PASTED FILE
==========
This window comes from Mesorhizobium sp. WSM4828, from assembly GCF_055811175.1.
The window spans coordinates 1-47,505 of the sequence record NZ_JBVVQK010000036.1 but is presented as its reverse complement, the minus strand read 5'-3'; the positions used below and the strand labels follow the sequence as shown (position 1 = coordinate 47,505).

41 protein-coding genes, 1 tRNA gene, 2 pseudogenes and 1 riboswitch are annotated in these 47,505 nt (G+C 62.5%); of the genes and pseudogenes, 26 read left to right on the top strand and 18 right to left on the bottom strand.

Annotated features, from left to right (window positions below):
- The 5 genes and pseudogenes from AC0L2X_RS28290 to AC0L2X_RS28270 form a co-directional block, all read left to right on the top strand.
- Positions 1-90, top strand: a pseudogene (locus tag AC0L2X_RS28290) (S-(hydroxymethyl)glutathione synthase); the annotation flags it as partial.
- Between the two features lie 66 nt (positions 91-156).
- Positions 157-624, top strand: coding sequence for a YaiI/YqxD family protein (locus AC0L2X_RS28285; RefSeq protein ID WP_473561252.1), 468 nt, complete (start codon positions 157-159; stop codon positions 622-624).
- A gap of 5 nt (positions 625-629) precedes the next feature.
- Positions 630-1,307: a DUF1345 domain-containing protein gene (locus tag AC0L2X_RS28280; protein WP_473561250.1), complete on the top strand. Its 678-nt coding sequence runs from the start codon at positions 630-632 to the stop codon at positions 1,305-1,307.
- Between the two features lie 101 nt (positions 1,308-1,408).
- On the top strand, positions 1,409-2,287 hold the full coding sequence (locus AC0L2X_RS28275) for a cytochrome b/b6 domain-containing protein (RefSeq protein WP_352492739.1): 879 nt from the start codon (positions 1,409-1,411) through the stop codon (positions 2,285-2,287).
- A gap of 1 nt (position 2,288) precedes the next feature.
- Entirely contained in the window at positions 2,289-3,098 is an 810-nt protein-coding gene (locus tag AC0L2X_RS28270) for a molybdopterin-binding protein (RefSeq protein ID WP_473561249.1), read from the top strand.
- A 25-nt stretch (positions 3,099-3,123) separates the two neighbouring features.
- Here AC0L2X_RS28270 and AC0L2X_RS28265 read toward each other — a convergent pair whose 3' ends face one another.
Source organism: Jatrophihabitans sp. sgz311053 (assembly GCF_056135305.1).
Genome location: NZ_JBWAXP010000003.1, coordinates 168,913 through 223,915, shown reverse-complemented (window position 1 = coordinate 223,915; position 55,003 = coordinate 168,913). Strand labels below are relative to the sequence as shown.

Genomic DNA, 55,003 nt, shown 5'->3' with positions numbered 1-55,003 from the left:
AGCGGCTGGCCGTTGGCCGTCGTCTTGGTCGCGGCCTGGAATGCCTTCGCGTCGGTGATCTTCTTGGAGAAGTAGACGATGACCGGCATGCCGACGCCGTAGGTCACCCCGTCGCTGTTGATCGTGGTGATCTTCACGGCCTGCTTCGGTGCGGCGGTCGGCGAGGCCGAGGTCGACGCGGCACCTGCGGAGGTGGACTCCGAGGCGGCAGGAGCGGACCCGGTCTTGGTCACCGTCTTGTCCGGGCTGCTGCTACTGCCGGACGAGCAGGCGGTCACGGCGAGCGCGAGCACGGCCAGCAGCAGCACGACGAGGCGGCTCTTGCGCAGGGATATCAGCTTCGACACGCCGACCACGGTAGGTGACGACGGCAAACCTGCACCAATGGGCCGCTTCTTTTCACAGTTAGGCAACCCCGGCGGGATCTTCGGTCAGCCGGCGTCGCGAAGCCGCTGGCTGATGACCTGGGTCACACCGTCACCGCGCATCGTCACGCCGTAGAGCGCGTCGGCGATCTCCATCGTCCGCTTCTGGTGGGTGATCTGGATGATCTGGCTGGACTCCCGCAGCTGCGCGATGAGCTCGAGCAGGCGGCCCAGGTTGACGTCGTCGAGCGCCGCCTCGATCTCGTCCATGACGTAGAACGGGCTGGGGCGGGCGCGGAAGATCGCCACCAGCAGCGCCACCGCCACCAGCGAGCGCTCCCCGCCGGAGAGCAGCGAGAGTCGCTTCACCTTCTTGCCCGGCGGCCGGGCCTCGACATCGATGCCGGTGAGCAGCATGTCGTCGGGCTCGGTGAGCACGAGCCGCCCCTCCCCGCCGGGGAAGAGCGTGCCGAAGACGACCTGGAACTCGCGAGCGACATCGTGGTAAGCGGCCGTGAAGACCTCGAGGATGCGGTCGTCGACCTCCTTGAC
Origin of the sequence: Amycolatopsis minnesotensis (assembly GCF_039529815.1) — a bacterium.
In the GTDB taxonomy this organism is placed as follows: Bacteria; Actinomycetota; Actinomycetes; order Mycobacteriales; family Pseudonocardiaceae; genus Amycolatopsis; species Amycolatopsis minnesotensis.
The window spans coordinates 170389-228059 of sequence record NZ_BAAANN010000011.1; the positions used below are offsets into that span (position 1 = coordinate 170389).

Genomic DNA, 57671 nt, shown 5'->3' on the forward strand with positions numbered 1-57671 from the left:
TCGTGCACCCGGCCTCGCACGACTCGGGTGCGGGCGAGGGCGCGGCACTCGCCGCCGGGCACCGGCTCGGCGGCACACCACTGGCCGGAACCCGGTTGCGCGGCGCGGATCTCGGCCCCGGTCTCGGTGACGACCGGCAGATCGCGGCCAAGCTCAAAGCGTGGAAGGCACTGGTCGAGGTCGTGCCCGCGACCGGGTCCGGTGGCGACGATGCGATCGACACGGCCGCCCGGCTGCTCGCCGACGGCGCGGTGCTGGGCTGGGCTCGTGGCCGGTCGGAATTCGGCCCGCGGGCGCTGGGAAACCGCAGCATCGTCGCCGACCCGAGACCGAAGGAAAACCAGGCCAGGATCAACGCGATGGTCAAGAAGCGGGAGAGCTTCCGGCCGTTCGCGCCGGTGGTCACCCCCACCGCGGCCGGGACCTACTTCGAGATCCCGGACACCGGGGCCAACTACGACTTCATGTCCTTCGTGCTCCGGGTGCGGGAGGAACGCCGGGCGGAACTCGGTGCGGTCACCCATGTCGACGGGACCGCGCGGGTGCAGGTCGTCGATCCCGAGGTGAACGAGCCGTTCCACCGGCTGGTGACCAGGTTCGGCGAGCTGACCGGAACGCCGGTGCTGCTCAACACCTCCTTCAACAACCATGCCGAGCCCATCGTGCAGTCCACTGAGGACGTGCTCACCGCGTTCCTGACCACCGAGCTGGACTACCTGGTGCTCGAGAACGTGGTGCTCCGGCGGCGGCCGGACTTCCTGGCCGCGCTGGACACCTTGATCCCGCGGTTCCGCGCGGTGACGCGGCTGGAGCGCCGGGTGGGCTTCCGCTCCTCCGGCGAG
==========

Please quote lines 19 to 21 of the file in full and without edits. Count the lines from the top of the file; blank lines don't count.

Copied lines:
Genomic DNA, 55,003 nt, shown 5'->3' with positions numbered 1-55,003 from the left:
AGCGGCTGGCCGTTGGCCGTCGTCTTGGTCGCGGCCTGGAATGCCTTCGCGTCGGTGATCTTCTTGGAGAAGTAGACGATGACCGGCATGCCGACGCCGTAGGTCACCCCGTCGCTGTTGATCGTGGTGATCTTCACGGCCTGCTTCGGTGCGGCGGTCGGCGAGGCCGAGGTCGACGCGGCACCTGCGGAGGTGGACTCCGAGGCGGCAGGAGCGGACCCGGTCTTGGTCACCGTCTTGTCCGGGCTGCTGCTACTGCCGGACGAGCAGGCGGTCACGGCGAGCGCGAGCACGGCCAGCAGCAGCACGACGAGGCGGCTCTTGCGCAGGGATATCAGCTTCGACACGCCGACCACGGTAGGTGACGACGGCAAACCTGCACCAATGGGCCGCTTCTTTTCACAGTTAGGCAACCCCGGCGGGATCTTCGGTCAGCCGGCGTCGCGAAGCCGCTGGCTGATGACCTGGGTCACACCGTCACCGCGCATCGTCACGCCGTAGAGCGCGTCGGCGATCTCCATCGTCCGCTTCTGGTGGGTGATCTGGATGATCTGGCTGGACTCCCGCAGCTGCGCGATGAGCTCGAGCAGGCGGCCCAGGTTGACGTCGTCGAGCGCCGCCTCGATCTCGTCCATGACGTAGAACGGGCTGGGGCGGGCGCGGAAGATCGCCACCAGCAGCGCCACCGCCACCAGCGAGCGCTCCCCGCCGGAGAGCAGCGAGAGTCGCTTCACCTTCTTGCCCGGCGGCCGGGCCTCGACATCGATGCCGGTGAGCAGCATGTCGTCGGGCTCGGTGAGCACGAGCCGCCCCTCCCCGCCGGGGAAGAGCGTGCCGAAGACGACCTGGAACTCGCGAGCGACATCGTGGTAAGCGGCCGTGAAGACCTCGAGGATGCGGTCGTCGACCTCCTTGAC
Origin of the sequence: Amycolatopsis minnesotensis (assembly GCF_039529815.1) — a bacterium.